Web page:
None of this is to say that one should avoid stocks with low valuations; rather, what it implies is that a lot value stocks can be major value traps and will end up bankrupt during severe recessions/depression.

Near Term Outlook

Whether 2009 will see a snapback for
value is an important question, and not one that we can
answer clearly. On the one hand, value stocks are now at
least much cheaper on a relative basis than they were a
year ago. On the other hand, they can get a lot cheaper,
and they face the worst economy since 1938. I would give
them at best a 50/50 bet this year. (“Thank you very much
for such useful advice!”)


I share similar views as Grantham. I think the market can drop a lot more but it is difficult to say whether it will.

Time to Research Busts

We at GMO have another problem: almost all of our
work has been aimed at the study of bubbles or upside
outlier events. Until eight minutes ago, the study of a real
bust seemed, in comparison, academic. Now, however,
we have thrown ourselves into studying the reverse. This
very morning – true story – I unpacked The Panic of 1819,
a new book by Murray Rothbard. As I write this at our
large and untidy breakfast table, I can see the recently read
The Forgotten Man by Amity Shlaes. It is a book about
the plight of working men and FDR’s erratic experiments
with stimulus programs in the Great Depression. At
GMO, we are now in full-court press mode, studying
the patterns of economic and market lows and looking
for predictive clues (with luck, see next quarter’s Letter).
But this is a relatively new effort after spending 12 years
studying bubbles. Ah, well. Of course, this is all written
assuming that we are indeed heading to extremes of

Grantham is a professional and far more knowledgeable so his reading material is way beyond me. I'm just a newbie but I'm also doing a similar thing by reading books like The Anatomy of the Bear.

Given the massive destruction in wealth, I suspect we will see further declines, or a prolonged, mild, bear market. As I have said before, don't spend all your capital with the assumption that the bull market will start soon. It could, but if it doesn't, you would be stuck owning assets that may get much cheaper.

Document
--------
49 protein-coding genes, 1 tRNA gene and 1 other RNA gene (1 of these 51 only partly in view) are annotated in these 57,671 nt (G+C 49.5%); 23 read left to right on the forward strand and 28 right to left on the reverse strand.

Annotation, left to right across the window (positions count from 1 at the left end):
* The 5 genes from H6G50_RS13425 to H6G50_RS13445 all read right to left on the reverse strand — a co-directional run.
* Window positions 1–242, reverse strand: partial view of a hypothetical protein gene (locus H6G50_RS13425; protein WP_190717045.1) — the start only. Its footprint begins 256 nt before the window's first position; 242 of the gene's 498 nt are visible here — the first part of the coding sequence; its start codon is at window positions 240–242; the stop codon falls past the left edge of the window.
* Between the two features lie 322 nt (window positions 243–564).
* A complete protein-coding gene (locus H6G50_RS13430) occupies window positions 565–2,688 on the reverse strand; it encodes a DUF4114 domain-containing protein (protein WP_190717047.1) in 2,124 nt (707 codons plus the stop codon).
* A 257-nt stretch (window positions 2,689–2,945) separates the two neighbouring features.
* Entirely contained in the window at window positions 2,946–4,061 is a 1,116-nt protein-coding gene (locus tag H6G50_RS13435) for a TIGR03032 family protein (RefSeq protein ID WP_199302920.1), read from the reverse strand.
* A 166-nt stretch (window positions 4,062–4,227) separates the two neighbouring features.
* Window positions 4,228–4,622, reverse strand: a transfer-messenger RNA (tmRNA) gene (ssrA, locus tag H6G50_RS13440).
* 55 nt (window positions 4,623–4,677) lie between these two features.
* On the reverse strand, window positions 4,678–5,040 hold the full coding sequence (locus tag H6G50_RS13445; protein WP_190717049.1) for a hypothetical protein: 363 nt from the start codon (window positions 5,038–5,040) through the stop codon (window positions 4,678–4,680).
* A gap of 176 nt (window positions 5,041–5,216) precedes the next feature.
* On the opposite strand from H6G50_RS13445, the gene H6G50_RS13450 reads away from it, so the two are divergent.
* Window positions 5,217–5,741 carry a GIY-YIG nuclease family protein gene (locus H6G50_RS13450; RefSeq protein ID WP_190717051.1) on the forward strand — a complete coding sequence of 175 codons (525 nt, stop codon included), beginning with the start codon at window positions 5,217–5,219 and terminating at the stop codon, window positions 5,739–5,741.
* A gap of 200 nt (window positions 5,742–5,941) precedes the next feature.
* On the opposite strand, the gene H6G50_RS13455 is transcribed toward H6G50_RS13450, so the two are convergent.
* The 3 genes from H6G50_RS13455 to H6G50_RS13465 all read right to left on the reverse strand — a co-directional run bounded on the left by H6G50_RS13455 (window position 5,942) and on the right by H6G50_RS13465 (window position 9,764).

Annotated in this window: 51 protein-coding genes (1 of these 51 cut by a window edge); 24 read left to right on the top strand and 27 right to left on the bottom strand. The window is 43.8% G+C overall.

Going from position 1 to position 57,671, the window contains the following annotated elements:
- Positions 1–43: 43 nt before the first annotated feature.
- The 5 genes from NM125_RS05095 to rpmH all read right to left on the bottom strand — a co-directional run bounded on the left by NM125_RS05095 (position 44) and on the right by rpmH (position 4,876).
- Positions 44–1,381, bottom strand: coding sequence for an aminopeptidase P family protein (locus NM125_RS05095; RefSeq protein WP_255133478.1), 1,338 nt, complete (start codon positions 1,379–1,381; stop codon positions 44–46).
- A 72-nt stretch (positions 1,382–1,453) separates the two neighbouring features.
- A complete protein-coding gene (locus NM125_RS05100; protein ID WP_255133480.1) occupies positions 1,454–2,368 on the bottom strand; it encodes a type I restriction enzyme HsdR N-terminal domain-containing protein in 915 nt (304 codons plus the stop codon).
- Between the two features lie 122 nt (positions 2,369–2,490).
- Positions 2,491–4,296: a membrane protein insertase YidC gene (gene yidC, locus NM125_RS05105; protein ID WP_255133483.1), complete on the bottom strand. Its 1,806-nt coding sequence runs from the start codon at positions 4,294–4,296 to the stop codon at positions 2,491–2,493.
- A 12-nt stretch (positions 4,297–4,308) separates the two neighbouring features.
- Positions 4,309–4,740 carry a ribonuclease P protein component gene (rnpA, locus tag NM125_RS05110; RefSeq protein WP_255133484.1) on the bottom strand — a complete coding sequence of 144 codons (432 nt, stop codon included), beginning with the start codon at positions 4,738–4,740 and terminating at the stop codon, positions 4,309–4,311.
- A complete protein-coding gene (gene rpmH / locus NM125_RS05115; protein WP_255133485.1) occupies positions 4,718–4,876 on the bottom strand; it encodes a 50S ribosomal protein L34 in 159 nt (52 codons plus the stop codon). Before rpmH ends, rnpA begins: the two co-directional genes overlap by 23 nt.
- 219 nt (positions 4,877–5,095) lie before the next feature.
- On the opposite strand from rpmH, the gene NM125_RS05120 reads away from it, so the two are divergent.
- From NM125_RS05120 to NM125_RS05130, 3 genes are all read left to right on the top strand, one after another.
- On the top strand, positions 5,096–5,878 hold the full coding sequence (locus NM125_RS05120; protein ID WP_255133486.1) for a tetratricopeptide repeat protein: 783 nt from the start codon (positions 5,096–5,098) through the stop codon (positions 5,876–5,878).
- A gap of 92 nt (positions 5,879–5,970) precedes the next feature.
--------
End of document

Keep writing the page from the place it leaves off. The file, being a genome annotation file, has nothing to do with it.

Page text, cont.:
The Lack of Ethics

Grantham has a section on the weak ethics exhibited by those in the investment world. I'll just quote his words about Madoff:

Certain European private banks, for example, charged
a substantial fee for investing their clients’ money with
Fairfi eld Greenwich Group, who, in turn, charged a lot
to invest with Madoff, who actually did the “work!” At
least Madoff had the decency to waive his fee. Settling
for the principal was enough.
You could call this a fund
of funds of funds of Ponzi.

LOL ;)

Perhaps the investment industry never had ethics but it certainly has very little these days. When this is all said and done, it would not surprise me if investment bankers, portfolio advisors, hedge fund managers, et al, were looked up unfavourably by the public.

Bullish on High Quality US Stocks

But our biggest bet
recently has been on quality stocks in the U.S. – a bet on
the great franchise companies. Our U.S. Quality Strategy
became more than 90% of our U.S. equity money in our
Global Balanced Asset Allocation Strategy. And 50% of
the quality stream was injected into our venerable U.S.
Core Strategy. This was the fi rst important override of our
U.S. quant model in its 29-year history!

As I have referenced before, Grantham expects, over the next 7 years, high quality US stocks to outperform small-cap, mid-cap, low quality, and various other asset types (the only ones that beat high quality US on his forecast model are emerging markets.)

More Opportunity in Asset Allocation

Asset allocation is simply much easier
than adding alpha to a fund, since there is more to sink
your teeth into. Counter-intuitively, asset classes are
more inefficiently priced than stocks.
There is a large and
relatively effi cient arbitrage between stocks, and the career
risk of picking one stock versus another is quite modest.
In contrast, when picking one asset class against another,